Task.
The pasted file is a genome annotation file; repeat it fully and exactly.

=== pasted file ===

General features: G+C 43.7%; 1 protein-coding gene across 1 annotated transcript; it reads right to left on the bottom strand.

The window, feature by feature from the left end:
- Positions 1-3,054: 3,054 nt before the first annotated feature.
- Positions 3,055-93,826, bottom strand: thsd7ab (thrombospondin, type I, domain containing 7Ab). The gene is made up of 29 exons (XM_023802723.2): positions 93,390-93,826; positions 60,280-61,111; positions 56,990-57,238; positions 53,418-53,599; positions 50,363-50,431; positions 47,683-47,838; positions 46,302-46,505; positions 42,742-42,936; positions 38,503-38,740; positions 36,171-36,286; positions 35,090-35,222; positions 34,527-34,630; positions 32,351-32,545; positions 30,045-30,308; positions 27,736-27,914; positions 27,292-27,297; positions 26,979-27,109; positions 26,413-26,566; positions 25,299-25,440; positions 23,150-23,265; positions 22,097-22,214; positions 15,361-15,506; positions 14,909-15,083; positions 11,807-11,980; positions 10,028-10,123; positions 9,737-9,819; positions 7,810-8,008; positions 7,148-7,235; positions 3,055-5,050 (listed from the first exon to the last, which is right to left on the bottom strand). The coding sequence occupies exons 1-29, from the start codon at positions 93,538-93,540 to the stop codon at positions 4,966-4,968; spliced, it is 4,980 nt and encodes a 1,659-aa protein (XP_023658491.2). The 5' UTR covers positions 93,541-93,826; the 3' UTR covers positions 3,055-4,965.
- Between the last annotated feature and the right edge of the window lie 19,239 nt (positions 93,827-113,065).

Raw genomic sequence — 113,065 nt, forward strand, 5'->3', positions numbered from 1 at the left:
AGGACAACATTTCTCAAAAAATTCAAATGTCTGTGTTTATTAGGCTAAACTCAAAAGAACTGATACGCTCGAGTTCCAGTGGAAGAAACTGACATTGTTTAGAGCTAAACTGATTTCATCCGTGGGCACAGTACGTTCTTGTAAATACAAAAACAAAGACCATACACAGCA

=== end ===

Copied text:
General features: G+C 43.7%; 1 protein-coding gene across 1 annotated transcript; it reads right to left on the bottom strand.

The window, feature by feature from the left end:
- Positions 1-3,054: 3,054 nt before the first annotated feature.
- Positions 3,055-93,826, bottom strand: thsd7ab (thrombospondin, type I, domain containing 7Ab). The gene is made up of 29 exons (XM_023802723.2): positions 93,390-93,826; positions 60,280-61,111; positions 56,990-57,238; positions 53,418-53,599; positions 50,363-50,431; positions 47,683-47,838; positions 46,302-46,505; positions 42,742-42,936; positions 38,503-38,740; positions 36,171-36,286; positions 35,090-35,222; positions 34,527-34,630; positions 32,351-32,545; positions 30,045-30,308; positions 27,736-27,914; positions 27,292-27,297; positions 26,979-27,109; positions 26,413-26,566; positions 25,299-25,440; positions 23,150-23,265; positions 22,097-22,214; positions 15,361-15,506; positions 14,909-15,083; positions 11,807-11,980; positions 10,028-10,123; positions 9,737-9,819; positions 7,810-8,008; positions 7,148-7,235; positions 3,055-5,050 (listed from the first exon to the last, which is right to left on the bottom strand). The coding sequence occupies exons 1-29, from the start codon at positions 93,538-93,540 to the stop codon at positions 4,966-4,968; spliced, it is 4,980 nt and encodes a 1,659-aa protein (XP_023658491.2). The 5' UTR covers positions 93,541-93,826; the 3' UTR covers positions 3,055-4,965.
- Between the last annotated feature and the right edge of the window lie 19,239 nt (positions 93,827-113,065).

Raw genomic sequence — 113,065 nt, forward strand, 5'->3', positions numbered from 1 at the left:
AGGACAACATTTCTCAAAAAATTCAAATGTCTGTGTTTATTAGGCTAAACTCAAAAGAACTGATACGCTCGAGTTCCAGTGGAAGAAACTGACATTGTTTAGAGCTAAACTGATTTCATCCGTGGGCACAGTACGTTCTTGTAAATACAAAAACAAAGACCATACACAGCA